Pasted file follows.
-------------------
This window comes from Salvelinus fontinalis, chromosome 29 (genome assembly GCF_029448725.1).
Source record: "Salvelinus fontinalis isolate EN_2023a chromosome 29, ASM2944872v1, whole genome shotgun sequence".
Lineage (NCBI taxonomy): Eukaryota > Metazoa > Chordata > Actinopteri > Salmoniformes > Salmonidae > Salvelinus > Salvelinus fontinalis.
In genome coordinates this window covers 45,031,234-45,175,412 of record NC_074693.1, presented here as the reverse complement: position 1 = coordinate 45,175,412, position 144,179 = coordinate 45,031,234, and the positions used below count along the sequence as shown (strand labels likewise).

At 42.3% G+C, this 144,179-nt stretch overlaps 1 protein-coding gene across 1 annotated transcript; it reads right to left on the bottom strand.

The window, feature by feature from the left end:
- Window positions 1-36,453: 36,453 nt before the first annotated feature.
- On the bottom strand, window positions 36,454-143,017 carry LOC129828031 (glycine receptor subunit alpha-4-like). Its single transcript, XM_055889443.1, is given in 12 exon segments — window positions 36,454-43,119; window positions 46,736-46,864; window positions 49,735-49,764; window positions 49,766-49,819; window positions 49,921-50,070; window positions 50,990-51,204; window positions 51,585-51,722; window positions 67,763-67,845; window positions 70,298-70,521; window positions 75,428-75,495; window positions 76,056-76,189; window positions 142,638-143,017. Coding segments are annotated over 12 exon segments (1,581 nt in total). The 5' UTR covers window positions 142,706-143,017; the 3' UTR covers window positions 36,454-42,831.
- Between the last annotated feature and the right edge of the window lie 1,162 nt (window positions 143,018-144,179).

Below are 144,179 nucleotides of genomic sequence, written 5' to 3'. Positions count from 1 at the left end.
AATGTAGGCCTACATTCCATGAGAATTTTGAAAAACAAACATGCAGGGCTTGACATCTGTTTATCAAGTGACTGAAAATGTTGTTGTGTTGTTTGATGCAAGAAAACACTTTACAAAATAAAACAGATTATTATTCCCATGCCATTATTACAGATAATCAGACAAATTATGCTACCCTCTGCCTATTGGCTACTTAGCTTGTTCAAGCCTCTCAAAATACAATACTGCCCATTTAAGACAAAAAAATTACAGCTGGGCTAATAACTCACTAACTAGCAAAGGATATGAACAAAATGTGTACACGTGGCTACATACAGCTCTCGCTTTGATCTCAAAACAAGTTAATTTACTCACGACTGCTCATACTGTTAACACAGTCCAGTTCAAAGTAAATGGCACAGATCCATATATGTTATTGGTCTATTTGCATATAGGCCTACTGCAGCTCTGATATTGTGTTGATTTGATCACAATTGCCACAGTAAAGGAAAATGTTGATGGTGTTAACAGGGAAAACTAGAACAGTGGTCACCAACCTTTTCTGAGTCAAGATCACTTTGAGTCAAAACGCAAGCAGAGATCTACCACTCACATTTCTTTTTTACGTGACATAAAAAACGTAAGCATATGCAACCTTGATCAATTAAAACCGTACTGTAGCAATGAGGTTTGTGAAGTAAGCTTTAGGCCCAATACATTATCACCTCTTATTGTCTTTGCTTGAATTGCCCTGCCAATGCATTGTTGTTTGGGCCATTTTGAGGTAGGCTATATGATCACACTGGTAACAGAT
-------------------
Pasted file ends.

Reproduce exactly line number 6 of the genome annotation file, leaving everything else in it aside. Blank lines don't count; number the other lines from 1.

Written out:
The window, feature by feature from the left end: